The veteran finds the statements to be less than encouraging of the belief that Clemson cared very much about educating the veteran.
The editors respond that the president had been quoted out of context and that Clemson had done as much and, in some cases, more to educate veterans than other institutions of higher learning in the area. The president had registered objection to temporary higher educational facilities at high schools because he believed that the veteran deserved a genuine college education, not a haphazard substitute.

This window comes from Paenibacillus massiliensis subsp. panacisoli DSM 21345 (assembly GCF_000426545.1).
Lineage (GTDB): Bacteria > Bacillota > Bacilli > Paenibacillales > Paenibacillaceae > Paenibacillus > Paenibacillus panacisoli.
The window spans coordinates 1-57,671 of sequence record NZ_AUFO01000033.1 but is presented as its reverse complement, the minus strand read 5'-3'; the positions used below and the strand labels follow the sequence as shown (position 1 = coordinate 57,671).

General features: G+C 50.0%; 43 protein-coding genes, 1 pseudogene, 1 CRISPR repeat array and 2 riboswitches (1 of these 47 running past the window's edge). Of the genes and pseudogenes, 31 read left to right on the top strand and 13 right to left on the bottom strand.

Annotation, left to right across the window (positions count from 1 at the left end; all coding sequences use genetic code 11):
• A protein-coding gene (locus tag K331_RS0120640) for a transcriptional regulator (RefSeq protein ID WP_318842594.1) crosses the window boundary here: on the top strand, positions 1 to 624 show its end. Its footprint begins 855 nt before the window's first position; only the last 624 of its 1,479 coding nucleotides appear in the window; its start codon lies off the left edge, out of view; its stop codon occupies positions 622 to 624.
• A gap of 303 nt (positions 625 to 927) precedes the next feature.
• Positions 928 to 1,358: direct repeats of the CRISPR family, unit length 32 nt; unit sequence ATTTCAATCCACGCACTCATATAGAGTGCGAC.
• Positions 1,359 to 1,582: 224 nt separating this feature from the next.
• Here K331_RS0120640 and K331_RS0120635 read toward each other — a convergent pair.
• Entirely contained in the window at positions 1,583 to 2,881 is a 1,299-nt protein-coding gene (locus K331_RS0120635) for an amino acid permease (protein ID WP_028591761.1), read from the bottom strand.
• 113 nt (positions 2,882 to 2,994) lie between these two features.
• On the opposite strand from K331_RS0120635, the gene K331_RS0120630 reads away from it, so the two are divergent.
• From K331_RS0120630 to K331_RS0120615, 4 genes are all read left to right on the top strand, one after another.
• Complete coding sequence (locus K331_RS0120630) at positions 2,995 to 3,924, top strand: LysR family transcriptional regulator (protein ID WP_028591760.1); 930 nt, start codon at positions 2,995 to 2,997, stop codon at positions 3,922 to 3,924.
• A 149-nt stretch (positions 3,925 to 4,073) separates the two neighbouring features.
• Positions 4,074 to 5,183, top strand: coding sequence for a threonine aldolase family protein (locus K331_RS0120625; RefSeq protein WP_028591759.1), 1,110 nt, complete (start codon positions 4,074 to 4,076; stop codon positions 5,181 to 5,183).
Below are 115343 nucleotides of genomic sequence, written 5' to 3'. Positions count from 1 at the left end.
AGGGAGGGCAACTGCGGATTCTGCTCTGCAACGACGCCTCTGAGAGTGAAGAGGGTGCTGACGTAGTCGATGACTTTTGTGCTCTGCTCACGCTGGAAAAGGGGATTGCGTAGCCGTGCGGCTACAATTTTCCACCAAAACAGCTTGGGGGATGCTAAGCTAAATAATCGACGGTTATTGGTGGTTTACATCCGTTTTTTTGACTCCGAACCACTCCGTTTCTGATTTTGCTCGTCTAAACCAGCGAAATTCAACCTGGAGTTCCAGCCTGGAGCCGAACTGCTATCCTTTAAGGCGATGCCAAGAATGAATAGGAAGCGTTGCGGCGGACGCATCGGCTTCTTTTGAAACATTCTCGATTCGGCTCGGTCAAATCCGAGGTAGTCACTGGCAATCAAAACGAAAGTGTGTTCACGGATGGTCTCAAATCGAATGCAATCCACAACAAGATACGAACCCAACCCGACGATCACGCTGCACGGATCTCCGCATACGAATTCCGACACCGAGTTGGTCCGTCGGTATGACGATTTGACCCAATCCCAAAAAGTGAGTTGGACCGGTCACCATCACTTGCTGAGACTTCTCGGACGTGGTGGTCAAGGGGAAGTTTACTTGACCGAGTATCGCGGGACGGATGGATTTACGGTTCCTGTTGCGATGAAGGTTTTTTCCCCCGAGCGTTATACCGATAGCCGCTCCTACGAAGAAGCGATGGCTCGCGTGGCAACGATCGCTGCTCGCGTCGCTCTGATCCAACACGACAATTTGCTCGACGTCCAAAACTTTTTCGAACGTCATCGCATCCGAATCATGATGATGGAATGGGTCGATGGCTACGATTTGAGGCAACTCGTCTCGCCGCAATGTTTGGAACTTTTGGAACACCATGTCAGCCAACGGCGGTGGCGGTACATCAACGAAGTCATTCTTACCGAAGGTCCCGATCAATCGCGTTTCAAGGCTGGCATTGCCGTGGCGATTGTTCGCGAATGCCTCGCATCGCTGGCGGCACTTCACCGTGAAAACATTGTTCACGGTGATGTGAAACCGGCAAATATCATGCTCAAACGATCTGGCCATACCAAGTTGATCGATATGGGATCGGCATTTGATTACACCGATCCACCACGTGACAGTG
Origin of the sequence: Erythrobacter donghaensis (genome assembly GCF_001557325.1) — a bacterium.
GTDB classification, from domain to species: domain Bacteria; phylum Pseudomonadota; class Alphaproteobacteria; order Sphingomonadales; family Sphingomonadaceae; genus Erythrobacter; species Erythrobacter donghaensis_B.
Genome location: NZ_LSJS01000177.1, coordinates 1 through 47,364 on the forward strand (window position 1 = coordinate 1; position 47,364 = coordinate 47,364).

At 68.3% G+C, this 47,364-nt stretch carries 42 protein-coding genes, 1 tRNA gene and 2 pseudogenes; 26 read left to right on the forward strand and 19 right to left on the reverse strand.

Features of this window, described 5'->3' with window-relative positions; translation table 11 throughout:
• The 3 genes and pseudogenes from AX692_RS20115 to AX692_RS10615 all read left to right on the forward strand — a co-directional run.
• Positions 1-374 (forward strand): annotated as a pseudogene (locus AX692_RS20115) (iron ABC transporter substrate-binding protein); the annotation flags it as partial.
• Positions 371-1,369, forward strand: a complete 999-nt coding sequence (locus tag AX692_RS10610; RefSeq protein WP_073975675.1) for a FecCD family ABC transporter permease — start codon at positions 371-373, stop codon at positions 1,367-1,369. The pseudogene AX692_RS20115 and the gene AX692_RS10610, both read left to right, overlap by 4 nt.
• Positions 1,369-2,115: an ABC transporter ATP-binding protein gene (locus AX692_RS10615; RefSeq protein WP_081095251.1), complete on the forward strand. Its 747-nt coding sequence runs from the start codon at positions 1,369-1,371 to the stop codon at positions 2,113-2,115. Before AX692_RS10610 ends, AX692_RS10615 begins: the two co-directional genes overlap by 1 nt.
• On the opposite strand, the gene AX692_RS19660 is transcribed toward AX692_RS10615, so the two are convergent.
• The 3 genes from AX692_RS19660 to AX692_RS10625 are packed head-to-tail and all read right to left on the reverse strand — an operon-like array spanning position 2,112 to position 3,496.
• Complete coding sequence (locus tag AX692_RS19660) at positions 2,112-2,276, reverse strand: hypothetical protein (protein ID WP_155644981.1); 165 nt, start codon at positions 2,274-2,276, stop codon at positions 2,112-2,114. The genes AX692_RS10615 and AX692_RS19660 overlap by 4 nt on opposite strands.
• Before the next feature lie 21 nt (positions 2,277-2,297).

A letter writer advocates an amendment to the Constitution establishing a board comprised of three appointees appointed by the governors of each state, with the power to perform a variety of tasks, including providing all war veterans $10,000 each, which he believes would make for a good future.
With that proposal alone set to cost some 50 to 150 billion dollars, depending on whether a contingency would be that the veteran had served in combat duty, there was no doubt of the quality of the future under his proposal.